Should California Parents Make their Teenagers Authorized Users on their Credit Card Accounts?

In order to teach them about credit, should California parents make their teenagers authorized users on their credit card accounts?

Recent polls show that nearly one in five California teenagers (13-17) is authorized to use a parent’s credit card account. Also, most of these credit card wielding teenagers use their cards at least once a week. Of course, California parents who give their teens credit cards may set them up to build good credit scores. Responsible teenagers can also learn a lot about how credit works if allowed to use credit cards in a safe place, still living at home, under parental control.

However, turning a teen loose with your credit card might lead to disaster. It really depends on the maturity level of the teenager and the amount of guidance offered by the parent. Also, your own credit habits should influence your decision to give your teen – or withhold – credit card access.

Reasons Why California Parents May Decide to Make their Teenagers Authorized Users on their Credit Card Accounts

Some parents in California want their teenaged children to have credit card access because it is convenient. Maybe they are out of town frequently or just tied up with work. Or, perhaps they want their kids to have some financial flexibility in their absence. Or, if teenagers on sports or academic teams are often on the road for events, their parents may feel more comfortable knowing they have credit cards.

On the other hand, many California consumers with teenaged kids want their children to know about credit, interest rates, and credit scores before heading off to college. As authorized users on established credit cards, they can get a feel for credit responsibility. Yet, they still have their parents to fall back on if necessary.

Just make sure that your teenager’s credit activity is reported to the credit bureaus. This way, they can start building a good credit score before they actually need one. Then, hopefully, the good credit habits they build as teens will carry over to their college years. This will pave the way toward the advantages offered by good credit scores such as easier apartment rentals and better job opportunities.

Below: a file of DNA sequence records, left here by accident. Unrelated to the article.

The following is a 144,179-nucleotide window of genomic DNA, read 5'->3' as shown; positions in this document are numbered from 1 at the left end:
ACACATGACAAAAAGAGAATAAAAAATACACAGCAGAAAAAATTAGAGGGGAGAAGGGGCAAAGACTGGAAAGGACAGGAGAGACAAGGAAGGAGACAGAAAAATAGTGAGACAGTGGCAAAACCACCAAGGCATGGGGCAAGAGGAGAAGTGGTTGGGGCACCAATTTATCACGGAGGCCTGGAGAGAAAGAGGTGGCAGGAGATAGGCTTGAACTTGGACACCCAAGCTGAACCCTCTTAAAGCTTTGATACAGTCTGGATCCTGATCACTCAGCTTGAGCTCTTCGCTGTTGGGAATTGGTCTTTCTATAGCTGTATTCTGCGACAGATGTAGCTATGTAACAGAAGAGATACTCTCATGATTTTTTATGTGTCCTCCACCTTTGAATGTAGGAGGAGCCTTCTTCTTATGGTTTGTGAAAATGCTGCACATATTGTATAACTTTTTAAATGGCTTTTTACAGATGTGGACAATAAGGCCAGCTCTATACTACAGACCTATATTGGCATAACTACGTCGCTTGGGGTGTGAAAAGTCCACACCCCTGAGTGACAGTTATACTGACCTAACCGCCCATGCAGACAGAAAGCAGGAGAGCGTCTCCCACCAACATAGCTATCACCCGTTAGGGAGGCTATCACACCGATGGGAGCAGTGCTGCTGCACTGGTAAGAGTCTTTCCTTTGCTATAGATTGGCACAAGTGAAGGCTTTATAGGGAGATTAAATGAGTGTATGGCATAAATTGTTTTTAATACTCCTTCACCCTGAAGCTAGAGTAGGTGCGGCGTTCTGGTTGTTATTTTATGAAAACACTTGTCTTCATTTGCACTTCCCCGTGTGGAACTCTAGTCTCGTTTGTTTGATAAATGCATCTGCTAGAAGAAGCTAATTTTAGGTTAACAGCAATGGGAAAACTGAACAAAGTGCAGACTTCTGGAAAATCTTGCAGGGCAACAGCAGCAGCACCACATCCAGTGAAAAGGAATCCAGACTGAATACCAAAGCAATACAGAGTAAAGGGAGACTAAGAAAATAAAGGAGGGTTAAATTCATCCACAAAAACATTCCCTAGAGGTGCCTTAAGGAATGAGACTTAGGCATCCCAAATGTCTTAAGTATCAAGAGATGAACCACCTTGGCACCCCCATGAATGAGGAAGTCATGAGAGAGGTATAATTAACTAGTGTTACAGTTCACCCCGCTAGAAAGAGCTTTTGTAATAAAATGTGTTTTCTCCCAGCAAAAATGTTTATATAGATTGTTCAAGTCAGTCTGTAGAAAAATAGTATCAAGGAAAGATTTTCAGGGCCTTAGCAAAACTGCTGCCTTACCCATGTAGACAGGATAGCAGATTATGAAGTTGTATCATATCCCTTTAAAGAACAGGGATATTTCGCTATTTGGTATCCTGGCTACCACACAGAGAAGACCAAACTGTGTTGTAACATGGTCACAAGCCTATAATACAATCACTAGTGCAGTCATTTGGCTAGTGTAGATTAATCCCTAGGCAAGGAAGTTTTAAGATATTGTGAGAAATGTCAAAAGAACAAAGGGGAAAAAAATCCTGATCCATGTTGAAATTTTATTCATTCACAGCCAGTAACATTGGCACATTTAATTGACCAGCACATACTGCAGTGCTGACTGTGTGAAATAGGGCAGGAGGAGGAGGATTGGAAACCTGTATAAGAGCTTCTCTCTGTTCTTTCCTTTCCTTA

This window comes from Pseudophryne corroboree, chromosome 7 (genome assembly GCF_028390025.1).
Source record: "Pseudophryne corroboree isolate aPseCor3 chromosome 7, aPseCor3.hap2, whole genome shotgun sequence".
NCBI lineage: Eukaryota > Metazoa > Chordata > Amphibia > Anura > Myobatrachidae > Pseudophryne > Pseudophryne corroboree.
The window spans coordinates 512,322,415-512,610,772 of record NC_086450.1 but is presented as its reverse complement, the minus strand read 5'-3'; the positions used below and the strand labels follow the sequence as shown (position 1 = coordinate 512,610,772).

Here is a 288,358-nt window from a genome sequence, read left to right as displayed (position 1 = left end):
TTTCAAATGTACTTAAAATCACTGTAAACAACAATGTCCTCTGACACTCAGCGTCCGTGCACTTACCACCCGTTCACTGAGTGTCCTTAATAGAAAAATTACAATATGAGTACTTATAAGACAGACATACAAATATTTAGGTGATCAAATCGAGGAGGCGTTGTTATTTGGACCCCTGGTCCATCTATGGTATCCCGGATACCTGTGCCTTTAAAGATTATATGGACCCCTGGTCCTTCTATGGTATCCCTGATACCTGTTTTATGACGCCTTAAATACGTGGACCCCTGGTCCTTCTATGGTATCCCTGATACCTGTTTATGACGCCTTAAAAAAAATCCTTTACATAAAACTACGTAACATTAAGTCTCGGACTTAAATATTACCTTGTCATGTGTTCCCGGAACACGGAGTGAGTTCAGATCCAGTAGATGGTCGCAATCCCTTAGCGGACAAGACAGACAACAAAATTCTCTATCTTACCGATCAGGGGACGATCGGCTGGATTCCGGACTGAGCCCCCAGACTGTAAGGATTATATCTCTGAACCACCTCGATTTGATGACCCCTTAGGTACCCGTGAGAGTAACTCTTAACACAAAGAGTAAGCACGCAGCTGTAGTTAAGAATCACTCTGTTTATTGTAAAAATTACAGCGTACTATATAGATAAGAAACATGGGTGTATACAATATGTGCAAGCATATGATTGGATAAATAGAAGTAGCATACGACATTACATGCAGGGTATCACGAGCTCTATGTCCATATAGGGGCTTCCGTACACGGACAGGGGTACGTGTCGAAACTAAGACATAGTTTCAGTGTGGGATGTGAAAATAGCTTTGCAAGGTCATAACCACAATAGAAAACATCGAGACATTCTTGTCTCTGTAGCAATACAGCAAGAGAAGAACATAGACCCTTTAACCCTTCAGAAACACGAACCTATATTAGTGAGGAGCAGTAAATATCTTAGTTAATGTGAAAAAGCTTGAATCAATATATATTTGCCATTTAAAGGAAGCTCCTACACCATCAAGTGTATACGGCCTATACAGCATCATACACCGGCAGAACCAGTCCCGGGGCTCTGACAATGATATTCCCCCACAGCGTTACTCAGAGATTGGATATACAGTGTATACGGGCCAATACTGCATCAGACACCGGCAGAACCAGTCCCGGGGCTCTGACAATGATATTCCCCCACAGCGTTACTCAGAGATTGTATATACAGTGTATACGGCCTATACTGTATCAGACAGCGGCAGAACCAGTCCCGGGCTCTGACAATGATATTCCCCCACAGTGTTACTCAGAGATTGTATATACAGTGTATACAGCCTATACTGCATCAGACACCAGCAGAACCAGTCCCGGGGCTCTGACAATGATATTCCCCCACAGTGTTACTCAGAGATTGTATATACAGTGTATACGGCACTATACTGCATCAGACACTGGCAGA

Reasons Why California Parents May Decide Against Making their Teenagers Authorized Users on their Credit Card Accounts

Parents of California teens should remember that, if they make their kids authorized users on their credit card accounts, they are ultimately responsible for their spending. In addition, primary credit card holders may experience credit score damage if teens spend too much. Their credit card activity can inflate your credit utilization rate. So, it is important to set clear limits as to how much teenagers can charge on a shared credit card.

Therefore, if you know that your California teenager has careless tendencies, you may want to hold off on extending credit card access. This also applies if you have a forgetful teen who might easily misplace a card and put you at risk for identity theft. For these California teens who aren’t quite ready for authorized credit card user status, education is key. Make a point to talk to them frequently about how credit cards work, and the importance of building and maintaining a good credit score.

Finally, if your own credit card management is less than stellar, get your accounts and balances in order before attempting to extend credit to your teens. As you pay down your balances, limit your spending, and fix your budget so that all payments are made on time, you may pick up valuable lessons to impart. In fact, this is one of the best ways to prep for teaching your teens about responsible credit card use.

Why California Parents Should Lead by Example and Regularly Check their Credit Reports

All credit card users in California should check their credit reports at least every 12 months. This is how frequently the Fair and Accurate Credit Transactions Act (FACTA) entitles you to free copies of your credit reports from the three major credit bureaus. Just go to www.annualcreditreport.com to request credit reports from TransUnion, Equifax, and Experian all in one place.

While reviewing your credit reports, look for mistakes and errors that can unnecessarily bring down your credit score. Looking over your reports also presents a good opportunity to find signs of identity theft. All California consumers who believe that they are the victims of identity theft should immediately file a police report.

Then, if you have credit report issues of any type, contact Credit Repair Lawyers of America in California. Our in-house credit pros are standing by to connect you with an experienced credit attorney who will fix your credit issues and get you clean credit reports for FREE.

 The Free and Legal Way to Get Better Credit in California

Don’t let fraudulent items or errors on your credit reports bring your credit score down. At Credit Repair Lawyers of America, we’ve been cleaning up credit reports for consumers since 2008 for free. How do we do it? All of our fees come from the defendants in settled cases. This is why our clients pay nothing for the work we do.

Let’s start the conversation about what we can do for your credit. Set up your free consultation today by calling Attorney Gary Nitzkin at (916) 438-9400 or sending him a message through our contact page.

For more information about Free Credit Repair, please visit https://www.creditrepairlawyersam.com/california/credit-repair-ca/. Or, to learn more about Free Credit Repair After Identity Theft, check out https://creditrepairlawyersam.com/california/fix-identity-theft-ca/.